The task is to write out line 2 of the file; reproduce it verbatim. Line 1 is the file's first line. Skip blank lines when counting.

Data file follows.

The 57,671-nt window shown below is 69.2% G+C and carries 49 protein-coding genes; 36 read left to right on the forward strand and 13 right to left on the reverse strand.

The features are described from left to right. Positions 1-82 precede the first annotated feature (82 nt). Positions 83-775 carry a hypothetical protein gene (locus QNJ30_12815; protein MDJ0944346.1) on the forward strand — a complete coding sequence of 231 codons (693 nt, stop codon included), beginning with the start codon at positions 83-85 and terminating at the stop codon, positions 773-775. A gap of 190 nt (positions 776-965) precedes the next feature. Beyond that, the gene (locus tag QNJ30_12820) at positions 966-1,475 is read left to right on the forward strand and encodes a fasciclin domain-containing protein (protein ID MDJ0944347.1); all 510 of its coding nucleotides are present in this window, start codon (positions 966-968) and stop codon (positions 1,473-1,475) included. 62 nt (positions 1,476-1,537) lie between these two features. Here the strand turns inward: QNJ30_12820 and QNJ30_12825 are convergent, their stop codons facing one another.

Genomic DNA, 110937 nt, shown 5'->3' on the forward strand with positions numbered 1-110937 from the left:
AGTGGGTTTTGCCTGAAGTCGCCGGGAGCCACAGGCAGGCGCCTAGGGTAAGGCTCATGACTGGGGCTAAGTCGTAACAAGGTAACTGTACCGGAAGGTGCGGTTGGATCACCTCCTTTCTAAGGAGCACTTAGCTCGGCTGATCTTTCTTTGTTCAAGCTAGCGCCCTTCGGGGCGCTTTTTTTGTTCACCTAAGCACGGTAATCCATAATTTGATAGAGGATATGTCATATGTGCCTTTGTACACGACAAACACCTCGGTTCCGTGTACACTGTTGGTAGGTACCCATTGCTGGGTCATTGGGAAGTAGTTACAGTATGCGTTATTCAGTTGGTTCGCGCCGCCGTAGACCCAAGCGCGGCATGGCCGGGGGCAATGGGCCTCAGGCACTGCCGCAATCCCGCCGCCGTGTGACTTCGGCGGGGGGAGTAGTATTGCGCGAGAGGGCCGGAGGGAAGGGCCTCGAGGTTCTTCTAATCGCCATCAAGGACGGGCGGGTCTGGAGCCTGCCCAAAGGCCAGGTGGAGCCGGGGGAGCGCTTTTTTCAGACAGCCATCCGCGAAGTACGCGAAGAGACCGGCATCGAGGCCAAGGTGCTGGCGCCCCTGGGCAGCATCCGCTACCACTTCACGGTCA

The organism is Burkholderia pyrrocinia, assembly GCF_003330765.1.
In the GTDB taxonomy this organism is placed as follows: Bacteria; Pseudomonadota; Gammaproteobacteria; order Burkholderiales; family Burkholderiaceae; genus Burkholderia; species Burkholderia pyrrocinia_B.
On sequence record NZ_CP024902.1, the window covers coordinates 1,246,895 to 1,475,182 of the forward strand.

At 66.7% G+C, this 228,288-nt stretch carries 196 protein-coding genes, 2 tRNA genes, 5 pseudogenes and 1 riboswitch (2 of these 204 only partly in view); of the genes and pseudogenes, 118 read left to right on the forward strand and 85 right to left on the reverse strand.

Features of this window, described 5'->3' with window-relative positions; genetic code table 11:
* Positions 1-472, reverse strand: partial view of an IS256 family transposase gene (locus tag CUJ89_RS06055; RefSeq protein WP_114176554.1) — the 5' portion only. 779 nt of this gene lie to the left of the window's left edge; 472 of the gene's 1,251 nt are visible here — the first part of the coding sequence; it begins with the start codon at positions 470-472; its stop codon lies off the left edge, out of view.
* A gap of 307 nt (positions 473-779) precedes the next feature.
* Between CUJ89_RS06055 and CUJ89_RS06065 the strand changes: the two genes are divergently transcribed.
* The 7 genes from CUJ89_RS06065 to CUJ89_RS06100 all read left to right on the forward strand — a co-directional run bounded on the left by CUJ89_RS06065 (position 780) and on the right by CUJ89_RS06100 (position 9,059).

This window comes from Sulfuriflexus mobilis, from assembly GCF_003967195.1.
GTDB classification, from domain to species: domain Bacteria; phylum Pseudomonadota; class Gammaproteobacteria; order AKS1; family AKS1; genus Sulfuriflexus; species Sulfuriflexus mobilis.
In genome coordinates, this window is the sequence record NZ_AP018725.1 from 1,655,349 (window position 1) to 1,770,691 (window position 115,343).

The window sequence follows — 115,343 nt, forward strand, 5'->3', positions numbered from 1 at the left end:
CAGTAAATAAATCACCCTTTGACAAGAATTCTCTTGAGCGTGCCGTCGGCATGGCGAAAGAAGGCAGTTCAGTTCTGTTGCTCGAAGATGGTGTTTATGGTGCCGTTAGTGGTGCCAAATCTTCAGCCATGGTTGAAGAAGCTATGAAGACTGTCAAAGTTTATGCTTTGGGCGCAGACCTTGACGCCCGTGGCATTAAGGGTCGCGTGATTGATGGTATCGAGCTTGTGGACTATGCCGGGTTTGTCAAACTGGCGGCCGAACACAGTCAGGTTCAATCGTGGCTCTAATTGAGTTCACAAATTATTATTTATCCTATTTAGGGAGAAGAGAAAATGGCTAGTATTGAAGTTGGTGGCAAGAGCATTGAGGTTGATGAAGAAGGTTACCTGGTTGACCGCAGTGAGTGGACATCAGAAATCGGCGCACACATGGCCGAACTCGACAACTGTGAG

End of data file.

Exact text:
The features are described from left to right. Positions 1-82 precede the first annotated feature (82 nt). Positions 83-775 carry a hypothetical protein gene (locus QNJ30_12815; protein MDJ0944346.1) on the forward strand — a complete coding sequence of 231 codons (693 nt, stop codon included), beginning with the start codon at positions 83-85 and terminating at the stop codon, positions 773-775. A gap of 190 nt (positions 776-965) precedes the next feature. Beyond that, the gene (locus tag QNJ30_12820) at positions 966-1,475 is read left to right on the forward strand and encodes a fasciclin domain-containing protein (protein ID MDJ0944347.1); all 510 of its coding nucleotides are present in this window, start codon (positions 966-968) and stop codon (positions 1,473-1,475) included. 62 nt (positions 1,476-1,537) lie between these two features. Here the strand turns inward: QNJ30_12820 and QNJ30_12825 are convergent, their stop codons facing one another.